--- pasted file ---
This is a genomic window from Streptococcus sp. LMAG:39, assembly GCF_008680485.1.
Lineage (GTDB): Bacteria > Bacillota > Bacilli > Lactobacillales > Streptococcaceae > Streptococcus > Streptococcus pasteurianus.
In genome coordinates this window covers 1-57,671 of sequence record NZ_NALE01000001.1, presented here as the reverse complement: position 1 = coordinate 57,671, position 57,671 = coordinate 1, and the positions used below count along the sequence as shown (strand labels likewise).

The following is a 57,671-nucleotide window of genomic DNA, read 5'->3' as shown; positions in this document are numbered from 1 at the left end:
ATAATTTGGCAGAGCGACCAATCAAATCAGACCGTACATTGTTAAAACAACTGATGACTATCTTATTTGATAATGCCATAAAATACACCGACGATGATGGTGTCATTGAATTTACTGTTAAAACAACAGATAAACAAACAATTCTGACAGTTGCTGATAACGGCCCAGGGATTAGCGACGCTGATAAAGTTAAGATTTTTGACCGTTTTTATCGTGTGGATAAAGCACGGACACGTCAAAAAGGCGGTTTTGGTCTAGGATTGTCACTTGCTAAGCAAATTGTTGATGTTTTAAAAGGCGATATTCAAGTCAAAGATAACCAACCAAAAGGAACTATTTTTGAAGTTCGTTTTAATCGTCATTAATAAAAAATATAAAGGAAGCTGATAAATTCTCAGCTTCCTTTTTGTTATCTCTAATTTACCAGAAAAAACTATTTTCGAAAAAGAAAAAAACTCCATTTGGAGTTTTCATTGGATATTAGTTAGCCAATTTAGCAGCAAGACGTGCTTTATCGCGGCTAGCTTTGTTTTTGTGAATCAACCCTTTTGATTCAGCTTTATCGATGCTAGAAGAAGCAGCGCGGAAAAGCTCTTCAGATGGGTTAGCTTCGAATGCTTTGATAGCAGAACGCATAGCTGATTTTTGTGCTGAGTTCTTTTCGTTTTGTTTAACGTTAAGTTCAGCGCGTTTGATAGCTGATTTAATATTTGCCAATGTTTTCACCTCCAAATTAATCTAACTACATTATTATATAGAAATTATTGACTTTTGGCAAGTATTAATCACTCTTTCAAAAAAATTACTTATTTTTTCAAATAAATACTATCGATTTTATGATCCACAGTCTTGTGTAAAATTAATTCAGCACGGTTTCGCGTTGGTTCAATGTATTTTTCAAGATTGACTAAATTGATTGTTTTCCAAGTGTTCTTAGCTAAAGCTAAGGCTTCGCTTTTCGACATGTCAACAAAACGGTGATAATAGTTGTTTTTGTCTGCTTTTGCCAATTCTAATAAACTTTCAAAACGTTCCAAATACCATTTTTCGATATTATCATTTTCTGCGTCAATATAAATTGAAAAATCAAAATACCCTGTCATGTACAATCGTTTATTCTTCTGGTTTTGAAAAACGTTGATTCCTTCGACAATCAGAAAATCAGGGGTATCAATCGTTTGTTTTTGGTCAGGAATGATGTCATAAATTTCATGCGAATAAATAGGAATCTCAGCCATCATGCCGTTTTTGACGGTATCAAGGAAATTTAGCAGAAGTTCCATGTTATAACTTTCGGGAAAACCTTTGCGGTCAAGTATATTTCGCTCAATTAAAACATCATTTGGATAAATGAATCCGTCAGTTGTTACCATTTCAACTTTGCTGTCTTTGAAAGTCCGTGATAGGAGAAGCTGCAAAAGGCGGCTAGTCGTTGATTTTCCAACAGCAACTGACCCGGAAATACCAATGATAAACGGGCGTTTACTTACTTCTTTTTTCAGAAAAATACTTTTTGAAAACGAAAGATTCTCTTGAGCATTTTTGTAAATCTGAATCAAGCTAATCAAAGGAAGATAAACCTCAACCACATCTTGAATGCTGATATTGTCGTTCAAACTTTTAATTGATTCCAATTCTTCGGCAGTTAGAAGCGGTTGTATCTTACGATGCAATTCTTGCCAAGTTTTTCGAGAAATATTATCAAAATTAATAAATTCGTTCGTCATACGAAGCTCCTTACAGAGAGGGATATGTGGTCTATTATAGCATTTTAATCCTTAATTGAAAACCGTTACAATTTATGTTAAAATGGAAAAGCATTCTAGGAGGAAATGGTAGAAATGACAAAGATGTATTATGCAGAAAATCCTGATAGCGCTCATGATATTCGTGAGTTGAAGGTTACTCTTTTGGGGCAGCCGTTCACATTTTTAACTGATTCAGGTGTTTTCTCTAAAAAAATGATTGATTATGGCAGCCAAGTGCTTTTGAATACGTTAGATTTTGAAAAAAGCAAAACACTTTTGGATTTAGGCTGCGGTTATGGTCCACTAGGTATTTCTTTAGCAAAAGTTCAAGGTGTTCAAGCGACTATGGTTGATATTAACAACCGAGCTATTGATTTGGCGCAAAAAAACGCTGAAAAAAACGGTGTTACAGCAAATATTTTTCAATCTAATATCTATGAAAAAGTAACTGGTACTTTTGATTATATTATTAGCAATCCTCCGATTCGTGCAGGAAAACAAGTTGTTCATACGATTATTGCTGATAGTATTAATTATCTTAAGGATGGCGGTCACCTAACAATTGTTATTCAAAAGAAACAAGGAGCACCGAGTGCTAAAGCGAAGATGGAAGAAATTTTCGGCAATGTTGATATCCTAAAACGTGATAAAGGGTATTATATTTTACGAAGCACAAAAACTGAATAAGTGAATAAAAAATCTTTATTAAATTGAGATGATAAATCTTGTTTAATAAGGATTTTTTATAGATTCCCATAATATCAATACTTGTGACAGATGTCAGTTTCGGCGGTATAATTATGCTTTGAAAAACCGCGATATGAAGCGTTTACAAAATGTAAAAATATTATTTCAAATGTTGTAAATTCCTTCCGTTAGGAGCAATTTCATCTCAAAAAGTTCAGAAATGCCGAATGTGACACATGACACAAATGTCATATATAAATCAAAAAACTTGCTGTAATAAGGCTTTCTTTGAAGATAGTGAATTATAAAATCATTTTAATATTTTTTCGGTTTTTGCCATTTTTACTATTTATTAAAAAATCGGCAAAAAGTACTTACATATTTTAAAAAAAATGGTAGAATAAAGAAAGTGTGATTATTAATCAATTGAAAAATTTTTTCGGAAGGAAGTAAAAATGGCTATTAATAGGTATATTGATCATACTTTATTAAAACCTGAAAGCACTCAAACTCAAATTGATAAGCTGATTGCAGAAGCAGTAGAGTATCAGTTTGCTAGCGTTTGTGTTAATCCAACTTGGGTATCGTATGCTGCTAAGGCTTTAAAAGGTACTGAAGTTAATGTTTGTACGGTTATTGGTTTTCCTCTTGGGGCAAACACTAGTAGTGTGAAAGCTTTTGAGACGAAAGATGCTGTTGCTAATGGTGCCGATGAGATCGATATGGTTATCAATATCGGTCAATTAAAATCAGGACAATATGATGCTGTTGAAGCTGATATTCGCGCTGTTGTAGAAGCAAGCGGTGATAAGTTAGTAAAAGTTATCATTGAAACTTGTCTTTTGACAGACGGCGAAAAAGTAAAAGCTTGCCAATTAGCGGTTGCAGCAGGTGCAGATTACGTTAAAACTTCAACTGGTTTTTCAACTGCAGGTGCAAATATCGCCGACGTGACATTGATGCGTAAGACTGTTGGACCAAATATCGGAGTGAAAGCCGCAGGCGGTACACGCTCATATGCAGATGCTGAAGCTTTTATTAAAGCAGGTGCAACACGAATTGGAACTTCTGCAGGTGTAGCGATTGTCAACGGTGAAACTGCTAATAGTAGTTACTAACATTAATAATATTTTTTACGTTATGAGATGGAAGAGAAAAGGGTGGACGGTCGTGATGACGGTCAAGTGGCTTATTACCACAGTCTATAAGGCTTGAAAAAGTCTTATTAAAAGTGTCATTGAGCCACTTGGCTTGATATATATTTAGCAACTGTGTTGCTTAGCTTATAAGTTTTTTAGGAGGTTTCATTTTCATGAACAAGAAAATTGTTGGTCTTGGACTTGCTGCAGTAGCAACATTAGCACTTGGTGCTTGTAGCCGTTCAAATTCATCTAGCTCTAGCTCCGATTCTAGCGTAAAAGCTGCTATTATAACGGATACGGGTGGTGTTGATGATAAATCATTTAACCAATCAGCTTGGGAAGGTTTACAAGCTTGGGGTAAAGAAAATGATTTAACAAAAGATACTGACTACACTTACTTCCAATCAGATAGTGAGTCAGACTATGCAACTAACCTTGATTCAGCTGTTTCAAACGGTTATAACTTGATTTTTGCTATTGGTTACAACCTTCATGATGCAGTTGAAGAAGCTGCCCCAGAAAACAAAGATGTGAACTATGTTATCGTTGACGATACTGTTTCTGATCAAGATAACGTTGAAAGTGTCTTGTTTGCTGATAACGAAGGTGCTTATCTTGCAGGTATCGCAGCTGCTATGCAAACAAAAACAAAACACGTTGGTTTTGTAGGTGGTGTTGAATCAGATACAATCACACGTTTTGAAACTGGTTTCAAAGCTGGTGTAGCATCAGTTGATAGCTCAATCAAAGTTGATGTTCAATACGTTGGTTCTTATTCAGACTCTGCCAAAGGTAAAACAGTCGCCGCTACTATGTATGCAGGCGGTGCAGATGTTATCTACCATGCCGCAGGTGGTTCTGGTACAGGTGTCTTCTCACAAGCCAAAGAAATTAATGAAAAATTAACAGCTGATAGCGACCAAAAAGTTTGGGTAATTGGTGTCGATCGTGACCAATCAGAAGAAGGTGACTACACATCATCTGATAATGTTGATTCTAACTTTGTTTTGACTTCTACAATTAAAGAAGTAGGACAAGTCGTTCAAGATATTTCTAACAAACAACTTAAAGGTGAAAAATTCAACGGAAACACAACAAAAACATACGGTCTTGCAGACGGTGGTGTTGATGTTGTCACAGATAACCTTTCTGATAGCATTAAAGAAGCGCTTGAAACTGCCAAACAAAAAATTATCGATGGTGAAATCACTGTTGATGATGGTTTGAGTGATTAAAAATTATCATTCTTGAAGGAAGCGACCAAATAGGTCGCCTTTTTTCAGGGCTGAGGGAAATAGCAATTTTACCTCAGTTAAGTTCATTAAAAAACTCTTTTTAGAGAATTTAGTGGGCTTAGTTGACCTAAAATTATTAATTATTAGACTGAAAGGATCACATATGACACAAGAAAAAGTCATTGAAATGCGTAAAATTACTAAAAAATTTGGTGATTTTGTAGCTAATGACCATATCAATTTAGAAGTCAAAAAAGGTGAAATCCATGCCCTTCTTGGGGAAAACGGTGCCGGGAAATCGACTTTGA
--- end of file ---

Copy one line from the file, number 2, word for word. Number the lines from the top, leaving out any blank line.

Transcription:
Lineage (GTDB): Bacteria > Bacillota > Bacilli > Lactobacillales > Streptococcaceae > Streptococcus > Streptococcus pasteurianus.